patients and other medical professionals in the  

      community, and ask to see examples of that surgeon's  

      work. And be sure that you can relate to the surgeon,

      and that s/he will be there for you if complications

      should arise."

I have become increasingly disturbed by some poor taste promotionals by selected surgeons including ads for "fashion show" type parties with contests and entertainment to create an image for the surgeon. I asked Dr. Gold to comment on this disturbing trend.  

     "Remember, ethical guidelines constrain only those who  

     are ethical to begin with, and while we in organized  

     plastic surgery can mandate codes of conduct for  

     members of our organization, we cannot mandate good  

     taste."

As a consumer, be aware of the type and tone of a surgeon's promotions, for they can often tell you a great deal about their character and approach to their patients.  

     "Be discerning as you view those ads and promotional  

     events. Always remember that the most important factor  

     in the success of your plastic surgical experience is  

     the surgeon you select.....so choose your surgeon    

     wisely."

Lois W. Stern
Author of SEX, LIES AND COSMETIC SURGERY

Read Fab40's great review!
http://fabulously40.com/article/2541/SexLies-and-Cosmetic-Surgery E280%93-Things-You-ll-Never-Learn-From-Your-Plastic-Surgeon/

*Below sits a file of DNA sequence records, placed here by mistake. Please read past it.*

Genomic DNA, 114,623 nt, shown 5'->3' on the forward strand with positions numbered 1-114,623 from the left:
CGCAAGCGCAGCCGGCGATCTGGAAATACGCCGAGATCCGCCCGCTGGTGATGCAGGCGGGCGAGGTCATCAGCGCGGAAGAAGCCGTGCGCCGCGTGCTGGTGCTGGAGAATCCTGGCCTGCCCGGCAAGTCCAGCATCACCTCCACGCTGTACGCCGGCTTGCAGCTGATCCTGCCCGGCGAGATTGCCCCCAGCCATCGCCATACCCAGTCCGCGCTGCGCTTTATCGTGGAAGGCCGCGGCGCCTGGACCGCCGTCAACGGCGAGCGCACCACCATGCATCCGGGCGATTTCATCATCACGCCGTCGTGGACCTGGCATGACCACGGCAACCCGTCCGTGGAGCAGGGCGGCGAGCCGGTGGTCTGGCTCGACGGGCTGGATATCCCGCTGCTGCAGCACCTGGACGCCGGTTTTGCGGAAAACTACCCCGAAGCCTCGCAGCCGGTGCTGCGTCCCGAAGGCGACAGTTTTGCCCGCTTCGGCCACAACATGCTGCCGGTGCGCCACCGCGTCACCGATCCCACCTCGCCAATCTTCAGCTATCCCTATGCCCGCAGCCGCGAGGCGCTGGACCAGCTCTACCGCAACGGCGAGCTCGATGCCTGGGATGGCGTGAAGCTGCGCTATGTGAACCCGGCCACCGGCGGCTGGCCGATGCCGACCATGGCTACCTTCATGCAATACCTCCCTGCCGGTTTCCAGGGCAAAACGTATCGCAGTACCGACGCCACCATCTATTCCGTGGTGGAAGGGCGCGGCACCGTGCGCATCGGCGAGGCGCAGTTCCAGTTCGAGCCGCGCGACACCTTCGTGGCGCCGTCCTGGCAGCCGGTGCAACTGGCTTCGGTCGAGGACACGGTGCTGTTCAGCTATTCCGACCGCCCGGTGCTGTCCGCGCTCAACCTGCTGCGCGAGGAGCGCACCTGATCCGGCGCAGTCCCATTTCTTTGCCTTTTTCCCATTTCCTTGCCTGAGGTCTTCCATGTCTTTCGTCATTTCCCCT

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Member Comments

    • 0 votes vote up vote up

      Yana Berlin wrote Nov 1, 2008
    • A good surgeon will leave you looking refreshed and rejuvenated without looking like you had something done.

      Lois, if you know of good surgeons to recommend all over the US, please list them.

      Thanks.



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    • 0 votes vote up vote up

      Bobbi Bacha wrote Nov 1, 2008
    • Wow, Im 49 years old, and I know my time will come to face the knife someday.. so far, Ive remained fairly ageless.  I dont sun and I take special care of my skin.. being oily skin is an advantage to aging, it keeps you younger Im told, all I know is I still wake up with a pimple to cover.  Momma told me it would stop when I turned 20.. NOPE.

      I loved the idea of the natural fat injections under the eyes to refresh rather than actual surgery, could be a future endeavor.. maybe ten years down the road.  

      Great read.



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    • 0 votes vote up vote up

      Lois Stern & Patty Kovacs wrote Nov 5, 2008
    • Yes, oily skin, keeping out of the sun, and having good genes all help. The other crucial item on all of our agendas has to be the use of a good sunscreen - every day, without fail. If you have sensitive skin, look for a sunscreen with natural minerals as titanium dioxide or zinc oxide. (I happen to love the Topix sunscreen because the titamium dioxide particles are so well micronized (small) that it doesn’t leave a white mask on my face). The other bit of advice I would add is to drink lots of water to hydrate your body from the inside out.

      Keep up the good work!

      Very best,
      Lois W. Stern



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    • 0 votes vote up vote up

      Lois Stern & Patty Kovacs wrote Nov 5, 2008
    • Hi Yana,

      Although I don’t like to list names publically, I am always happy to speak to women one on one and give my input.  

      In Sex, Lies and Cosmetic Surgery I devote chapter 10 to ways to find a competent surgeon and we  just came out with a CD with some terriific printble forms to help patients ask the right questions, evaluate a consultation and more.

      Maybe I should write an article about this for a future column.

      Best,
      Lois W. Stern